Can’t play golf that much

“We looked at each other one day and said: we don’t see ourselves retired,” Huebner says. “I can’t play golf that much. I can’t sit around.”

Despite all the appeal of turning independent, Huebner and Jagger say they might have stayed in the wirehouse world were it not for how badly the images of wirehouses were tarnished amid scandals and market crashes.

“It was the state of the industry and all the travail that really got us going,” he says. “It was being unfairly characterized as the villains.”

Making matters worse was that the future remains so cloudy at UBS under its new leadership.

UBS will change its stripes. Now you’ve got Bob McCann and you don’t know what UBS will do,” he says. “It wouldn’t be shocking to see it take the old Paine Webber name or spin off. It’ll change quite a bit. McCann is a Merrill Lynch [former executive] and UBS is likely to take on more of those characteristics.”

Considered cashing in

Jagger and Huebner briefly considered the possibility of cashing in on an offer from another wirehouse but soon realized that they were not solving the problems of clients.

“A payday would be great,” he says. “But they’re telling me [the commitment] is nine years. I don’t know what their company will be like in six months.”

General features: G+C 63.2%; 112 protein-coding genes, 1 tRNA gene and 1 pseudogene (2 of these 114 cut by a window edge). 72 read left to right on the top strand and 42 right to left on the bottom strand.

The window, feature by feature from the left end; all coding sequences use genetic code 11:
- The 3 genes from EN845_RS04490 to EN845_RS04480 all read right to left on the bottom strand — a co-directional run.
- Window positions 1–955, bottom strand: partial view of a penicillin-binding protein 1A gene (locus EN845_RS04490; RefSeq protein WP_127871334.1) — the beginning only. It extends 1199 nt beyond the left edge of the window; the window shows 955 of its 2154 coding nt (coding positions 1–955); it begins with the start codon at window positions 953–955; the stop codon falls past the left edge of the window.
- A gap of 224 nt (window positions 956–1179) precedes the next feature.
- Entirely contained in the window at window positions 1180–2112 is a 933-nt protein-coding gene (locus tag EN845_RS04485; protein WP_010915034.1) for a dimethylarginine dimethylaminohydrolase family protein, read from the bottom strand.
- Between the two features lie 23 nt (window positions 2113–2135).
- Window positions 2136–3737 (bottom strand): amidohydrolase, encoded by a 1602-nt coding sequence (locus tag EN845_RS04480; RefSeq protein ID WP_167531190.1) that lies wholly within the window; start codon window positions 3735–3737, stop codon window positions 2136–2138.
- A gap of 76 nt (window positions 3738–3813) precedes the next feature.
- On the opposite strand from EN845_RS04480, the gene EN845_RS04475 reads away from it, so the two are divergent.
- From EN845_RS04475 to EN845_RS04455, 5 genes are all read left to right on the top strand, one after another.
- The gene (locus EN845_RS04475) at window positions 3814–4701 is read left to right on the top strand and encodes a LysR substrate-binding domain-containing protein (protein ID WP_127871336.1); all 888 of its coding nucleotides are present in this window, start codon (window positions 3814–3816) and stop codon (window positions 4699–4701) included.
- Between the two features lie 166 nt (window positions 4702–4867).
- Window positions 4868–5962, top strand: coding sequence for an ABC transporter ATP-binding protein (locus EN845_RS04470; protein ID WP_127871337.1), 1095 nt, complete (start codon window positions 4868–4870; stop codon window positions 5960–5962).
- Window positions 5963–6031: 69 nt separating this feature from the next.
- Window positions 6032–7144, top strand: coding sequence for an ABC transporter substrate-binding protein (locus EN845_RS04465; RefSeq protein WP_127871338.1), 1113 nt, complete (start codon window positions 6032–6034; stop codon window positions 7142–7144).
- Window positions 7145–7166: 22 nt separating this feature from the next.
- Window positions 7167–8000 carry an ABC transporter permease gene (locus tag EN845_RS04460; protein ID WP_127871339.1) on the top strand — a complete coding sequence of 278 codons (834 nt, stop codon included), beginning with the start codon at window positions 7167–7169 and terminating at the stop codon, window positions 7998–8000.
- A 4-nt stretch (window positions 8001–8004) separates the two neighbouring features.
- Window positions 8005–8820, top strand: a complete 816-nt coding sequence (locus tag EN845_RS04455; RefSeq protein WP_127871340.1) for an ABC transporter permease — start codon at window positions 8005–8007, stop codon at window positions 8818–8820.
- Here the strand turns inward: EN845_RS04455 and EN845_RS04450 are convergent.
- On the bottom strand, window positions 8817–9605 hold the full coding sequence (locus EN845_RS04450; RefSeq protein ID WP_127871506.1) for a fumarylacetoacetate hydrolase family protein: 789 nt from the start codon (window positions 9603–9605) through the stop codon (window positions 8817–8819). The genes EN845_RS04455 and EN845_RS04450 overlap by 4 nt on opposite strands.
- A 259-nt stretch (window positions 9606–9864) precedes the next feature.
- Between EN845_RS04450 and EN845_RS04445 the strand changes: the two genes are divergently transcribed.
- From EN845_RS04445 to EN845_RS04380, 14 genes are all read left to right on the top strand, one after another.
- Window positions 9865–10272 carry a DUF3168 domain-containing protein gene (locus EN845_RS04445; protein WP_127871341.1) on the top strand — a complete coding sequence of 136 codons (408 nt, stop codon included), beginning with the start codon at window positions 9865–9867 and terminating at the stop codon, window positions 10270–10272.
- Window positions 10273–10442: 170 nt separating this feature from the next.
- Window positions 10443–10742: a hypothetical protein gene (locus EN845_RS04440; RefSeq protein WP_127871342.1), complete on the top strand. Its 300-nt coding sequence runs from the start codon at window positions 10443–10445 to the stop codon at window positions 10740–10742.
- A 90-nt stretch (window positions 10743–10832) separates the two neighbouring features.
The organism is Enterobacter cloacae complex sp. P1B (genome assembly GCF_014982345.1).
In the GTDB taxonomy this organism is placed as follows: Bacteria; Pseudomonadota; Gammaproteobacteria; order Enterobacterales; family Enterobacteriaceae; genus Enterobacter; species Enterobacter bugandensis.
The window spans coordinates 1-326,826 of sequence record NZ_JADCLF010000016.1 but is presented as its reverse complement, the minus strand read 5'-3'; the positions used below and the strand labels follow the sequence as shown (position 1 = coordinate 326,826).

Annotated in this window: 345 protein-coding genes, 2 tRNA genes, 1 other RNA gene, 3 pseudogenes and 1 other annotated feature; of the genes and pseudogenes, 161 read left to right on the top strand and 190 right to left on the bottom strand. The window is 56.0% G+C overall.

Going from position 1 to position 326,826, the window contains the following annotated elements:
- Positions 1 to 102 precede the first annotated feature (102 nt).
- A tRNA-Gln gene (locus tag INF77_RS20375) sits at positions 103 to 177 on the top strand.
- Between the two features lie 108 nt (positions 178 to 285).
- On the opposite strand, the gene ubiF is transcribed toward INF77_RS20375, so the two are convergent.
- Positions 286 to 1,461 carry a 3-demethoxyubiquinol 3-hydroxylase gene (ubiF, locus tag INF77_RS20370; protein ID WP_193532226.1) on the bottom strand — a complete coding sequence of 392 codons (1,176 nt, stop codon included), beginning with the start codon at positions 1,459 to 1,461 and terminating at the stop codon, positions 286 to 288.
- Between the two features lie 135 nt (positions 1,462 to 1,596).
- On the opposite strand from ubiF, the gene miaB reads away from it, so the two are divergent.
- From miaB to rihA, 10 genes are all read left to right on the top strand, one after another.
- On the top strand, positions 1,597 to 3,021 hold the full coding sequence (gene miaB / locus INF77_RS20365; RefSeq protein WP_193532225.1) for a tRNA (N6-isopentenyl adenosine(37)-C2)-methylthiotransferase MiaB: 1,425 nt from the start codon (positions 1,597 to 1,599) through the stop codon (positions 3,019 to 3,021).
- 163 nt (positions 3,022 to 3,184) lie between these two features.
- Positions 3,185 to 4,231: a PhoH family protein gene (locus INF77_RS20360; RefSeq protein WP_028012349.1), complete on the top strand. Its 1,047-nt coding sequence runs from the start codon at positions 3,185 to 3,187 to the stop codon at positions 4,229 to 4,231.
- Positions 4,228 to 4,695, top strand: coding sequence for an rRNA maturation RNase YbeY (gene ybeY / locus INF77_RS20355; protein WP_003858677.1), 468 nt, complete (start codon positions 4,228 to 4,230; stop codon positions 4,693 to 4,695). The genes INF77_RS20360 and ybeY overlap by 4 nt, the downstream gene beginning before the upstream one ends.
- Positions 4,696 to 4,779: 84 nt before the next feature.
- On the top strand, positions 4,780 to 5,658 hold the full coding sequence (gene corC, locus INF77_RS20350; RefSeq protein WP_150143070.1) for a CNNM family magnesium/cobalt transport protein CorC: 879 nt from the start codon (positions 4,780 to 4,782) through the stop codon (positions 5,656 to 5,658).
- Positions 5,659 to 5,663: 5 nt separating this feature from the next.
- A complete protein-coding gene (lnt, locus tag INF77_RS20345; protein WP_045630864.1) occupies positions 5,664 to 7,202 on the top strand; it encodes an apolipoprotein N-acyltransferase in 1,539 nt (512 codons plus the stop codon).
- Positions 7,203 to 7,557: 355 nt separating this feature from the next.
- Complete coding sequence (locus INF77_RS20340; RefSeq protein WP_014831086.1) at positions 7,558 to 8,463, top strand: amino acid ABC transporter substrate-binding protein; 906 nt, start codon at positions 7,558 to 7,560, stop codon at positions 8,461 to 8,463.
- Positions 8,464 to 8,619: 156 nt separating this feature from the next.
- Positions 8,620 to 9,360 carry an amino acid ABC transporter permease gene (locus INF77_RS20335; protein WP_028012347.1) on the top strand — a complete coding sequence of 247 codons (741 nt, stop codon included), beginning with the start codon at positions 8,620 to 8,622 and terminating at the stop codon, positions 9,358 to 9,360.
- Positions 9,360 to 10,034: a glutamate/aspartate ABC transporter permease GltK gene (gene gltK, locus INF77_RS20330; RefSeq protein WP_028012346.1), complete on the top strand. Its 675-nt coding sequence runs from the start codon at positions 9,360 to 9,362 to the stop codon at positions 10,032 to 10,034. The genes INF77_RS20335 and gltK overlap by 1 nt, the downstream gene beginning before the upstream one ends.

The partners entertained keeping one foot in the commission brokerage business.

“You could go to LPL or you could do a hybrid thing,” Huebner says. “The more we thought about it… FINRA is so heavy-handed today. If you want to serve your clients, that’s at odds [with that objective.] That’s how we came to the RIA conclusion.”

Looked at State Street, Northern Trust

Huebner allows that he also put all the RIA custodians through the wringer in his vetting process and even demanded a personal meeting with Mark Tibergien before joining Pershing. He also looked at State Street, Northern Trust, Fidelity, Schwab and TD Ameritrade as possible custodians.

As a former Goldman Sachs advisor, he was wary of the more retail-oriented brands. Huebner questions whether they can provide the depth of investment choices and trade execution needed to serve the most sophisticated clients. “There’s too much spread [between bid and ask prices] in the retail community,” he says.

The non-retail brands like State Street and Northern Trust weren’t set up to service his RIA, Huebner adds.

He was also determined – post 2008 – to put clients assets in the safest place possible. “Bank of New York is in a class by itself” with its $22.3 trillion of assets, he says.

Not cowboys

Tibergien, CEO of Pershing Advisor Solutions, says that he prefers advisors who take the process of vetting custodians seriously because it means they are “not cowboys.”

“I like people who are tough customers,” he says. “You really have to be on your toes. If they approach their clients the same way, I have confidence in them.”

When last I spoke to Huebner, he had not yet decided on a portfolio management system or whether to ante up to use a Bloomberg machine. He had chosen Redtail for customer relationship management. The firm is considering Black Diamond, Advent Software and AssetBook for its PMS.

Very deliberate guys